Marianopolis Science students have the opportunity to gain hands-on experience in research laboratories at local universities and research institutes. Students spend two days in these facilities applying the knowledge and laboratory techniques learned during their time at the College. Fourth-term Science students participate in The Lab Project to satisfy the Comprehensive Assessment (Épreuve Synthèse) requirement for graduation.
Students may apprentice with more than 50 research scientists at the following institutions:
- Montreal General Hospital Research Institute
- McGill University Health Centre
- Royal Victoria Hospital
- Concordia University
- Concordia Physiotherapy
- McGill University
- Redpath Museum
- Université de Montréal
- École Polytechnique de Montréal
- Montreal Heart Institute
- Montreal Children’s Hospital
- Maisonneuve-Rosemont Hospital
The Marianopolis Science Fair is a cross-curricular competition which allows students to share their passion for discovery with university professors and scientists. It is open to all students. Winners can go on to national and international competitions. The Science Fair is a great means for students to explore an area of interest and to present their findings in a public forum. Hence, participation sharpens both knowledge and self-confidence.
This project aims to awaken an interest in science among students in all departments of the College, to mentor students in their chosen area of interest, to prepare students for oral and visual presentations in the real world and to enhance the College’s profile in the local and international scientific community. Participation in the Marianopolis Science Fair also provides an excellent opportunity to obtain course credit through the Épreuve synthèse.
For more information, please contact Prof. Angela Keane.
One of almost 100 clubs at the College, the Marianopolis Young Leaders Organization (MYLO) is open to all students interested in entrepreneurship, marketing and leadership development. The club encourages motivated students from all programs to join.
For more information, please contact Prof. Peter Elenakis.
Mathematics and Science Competitions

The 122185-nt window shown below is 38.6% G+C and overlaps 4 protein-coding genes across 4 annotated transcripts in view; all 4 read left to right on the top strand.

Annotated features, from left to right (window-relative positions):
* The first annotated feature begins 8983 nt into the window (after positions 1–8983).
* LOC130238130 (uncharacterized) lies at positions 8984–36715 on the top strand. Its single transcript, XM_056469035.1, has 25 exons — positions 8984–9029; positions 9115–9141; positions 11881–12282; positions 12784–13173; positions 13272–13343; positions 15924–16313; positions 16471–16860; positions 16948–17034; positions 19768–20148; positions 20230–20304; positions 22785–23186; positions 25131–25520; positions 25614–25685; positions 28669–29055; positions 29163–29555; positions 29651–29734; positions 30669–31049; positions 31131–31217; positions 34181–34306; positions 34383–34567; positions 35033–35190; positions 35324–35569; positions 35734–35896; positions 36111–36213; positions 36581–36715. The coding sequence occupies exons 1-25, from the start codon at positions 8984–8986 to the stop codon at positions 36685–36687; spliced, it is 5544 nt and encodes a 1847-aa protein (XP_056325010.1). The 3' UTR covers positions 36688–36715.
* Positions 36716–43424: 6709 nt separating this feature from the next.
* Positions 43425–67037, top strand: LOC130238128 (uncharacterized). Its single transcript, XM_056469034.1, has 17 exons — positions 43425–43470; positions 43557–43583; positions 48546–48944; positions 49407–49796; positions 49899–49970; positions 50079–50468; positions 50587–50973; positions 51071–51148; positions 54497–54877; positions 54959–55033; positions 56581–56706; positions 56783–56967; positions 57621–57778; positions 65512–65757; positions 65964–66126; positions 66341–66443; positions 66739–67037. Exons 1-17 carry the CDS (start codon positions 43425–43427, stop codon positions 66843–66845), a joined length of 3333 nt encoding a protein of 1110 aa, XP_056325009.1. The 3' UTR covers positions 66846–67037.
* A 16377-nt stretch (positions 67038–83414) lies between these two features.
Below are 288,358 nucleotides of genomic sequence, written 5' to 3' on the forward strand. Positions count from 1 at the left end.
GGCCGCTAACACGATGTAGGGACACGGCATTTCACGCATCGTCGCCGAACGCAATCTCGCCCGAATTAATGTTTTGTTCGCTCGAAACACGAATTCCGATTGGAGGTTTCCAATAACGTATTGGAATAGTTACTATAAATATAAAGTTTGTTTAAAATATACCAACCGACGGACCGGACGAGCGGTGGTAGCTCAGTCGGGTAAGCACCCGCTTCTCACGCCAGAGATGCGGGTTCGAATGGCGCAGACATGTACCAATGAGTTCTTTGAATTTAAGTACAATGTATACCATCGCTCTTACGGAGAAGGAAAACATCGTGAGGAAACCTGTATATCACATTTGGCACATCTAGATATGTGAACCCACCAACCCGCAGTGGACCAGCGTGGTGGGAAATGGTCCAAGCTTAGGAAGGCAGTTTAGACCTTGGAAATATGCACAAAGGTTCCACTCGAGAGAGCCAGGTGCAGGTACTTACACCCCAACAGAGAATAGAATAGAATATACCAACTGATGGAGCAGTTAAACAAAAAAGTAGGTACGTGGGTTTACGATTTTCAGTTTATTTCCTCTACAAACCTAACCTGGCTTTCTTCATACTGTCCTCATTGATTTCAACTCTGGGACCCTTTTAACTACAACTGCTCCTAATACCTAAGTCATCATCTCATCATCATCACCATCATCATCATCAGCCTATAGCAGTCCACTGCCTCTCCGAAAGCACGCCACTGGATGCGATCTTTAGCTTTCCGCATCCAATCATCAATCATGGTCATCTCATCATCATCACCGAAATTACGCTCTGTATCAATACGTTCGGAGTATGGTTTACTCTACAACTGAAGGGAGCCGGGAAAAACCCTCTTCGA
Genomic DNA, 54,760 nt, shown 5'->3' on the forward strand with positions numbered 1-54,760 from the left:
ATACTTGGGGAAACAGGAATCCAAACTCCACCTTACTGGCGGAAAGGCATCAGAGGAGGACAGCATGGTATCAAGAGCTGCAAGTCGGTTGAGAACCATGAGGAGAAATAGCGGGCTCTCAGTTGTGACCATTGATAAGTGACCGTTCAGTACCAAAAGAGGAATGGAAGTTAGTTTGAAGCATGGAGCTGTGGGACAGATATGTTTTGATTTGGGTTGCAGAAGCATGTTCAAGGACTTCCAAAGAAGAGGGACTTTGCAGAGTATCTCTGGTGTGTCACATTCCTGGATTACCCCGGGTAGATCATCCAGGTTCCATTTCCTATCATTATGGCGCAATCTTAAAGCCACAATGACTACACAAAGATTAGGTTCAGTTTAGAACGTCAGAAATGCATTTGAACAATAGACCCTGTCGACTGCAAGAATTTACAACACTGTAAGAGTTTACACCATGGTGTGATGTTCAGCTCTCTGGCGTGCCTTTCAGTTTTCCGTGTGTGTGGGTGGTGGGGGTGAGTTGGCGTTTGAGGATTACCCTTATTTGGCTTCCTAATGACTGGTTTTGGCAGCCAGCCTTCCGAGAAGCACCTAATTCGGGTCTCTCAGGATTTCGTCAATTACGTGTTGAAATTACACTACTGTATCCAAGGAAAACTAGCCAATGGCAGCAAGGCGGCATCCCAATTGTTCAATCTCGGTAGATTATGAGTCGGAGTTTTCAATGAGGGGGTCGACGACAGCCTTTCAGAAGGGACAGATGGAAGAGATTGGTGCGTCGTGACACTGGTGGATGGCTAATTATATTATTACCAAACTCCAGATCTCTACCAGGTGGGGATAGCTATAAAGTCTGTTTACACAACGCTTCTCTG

Throughout the academic year, numerous competitions are held for students interested in pursuing their interests in Mathematics, Physics, Chemistry and Computer Science. The competitions are at the provincial, national and international level, mostly during the winter semester.
Canadian Open Mathematics Challenge: Held in November, this is the only contest in the fall semester. It serves as a qualifier to many other competitions.
Concours de l’Association Mathématique du Québec: Held in February, this contest is specifically targeted to CEGEP students. Successful candidates are invited to a mathematics summer camp organized by a university.
American Mathematics Contest (AMC12): Held in February, this is the qualifying paper for the American Invitational Mathematics Examination (AIME).
Euclid: Held in April by the University of Waterloo, this contest may lead to an entrance scholarship at that school.
Canadian Mathematics Olympiad: Held in March by invitation based on a student’s Canadian Open Mathematics Challenge result.
Asia Pacific Mathematics Olympiad: Held in March by invitation based on a student’s Canadian Open Mathematics Challenge result, this competition can lead to the USA Mathematics Olympiad and the International Mathematics Olympiad.
American Invitational Mathematics Examination: Held in March, by invitation based on a student’s American Mathematics Contest result, this competition can lead to the USA Mathematics Olympiad.
USA Mathematics Olympiad: Held in April, this 9-hour contest (41/2 hours over two consecutive days) is by invitation based on a student’s results in other competitions. It can lead to the International Mathematics Olympiad.
International Mathematics Olympiad: Based on the results on national competitions, students are invited to form a Canadian team and then train for several weeks for this international competition.
For more information, please contact Prof. Louise Nobile.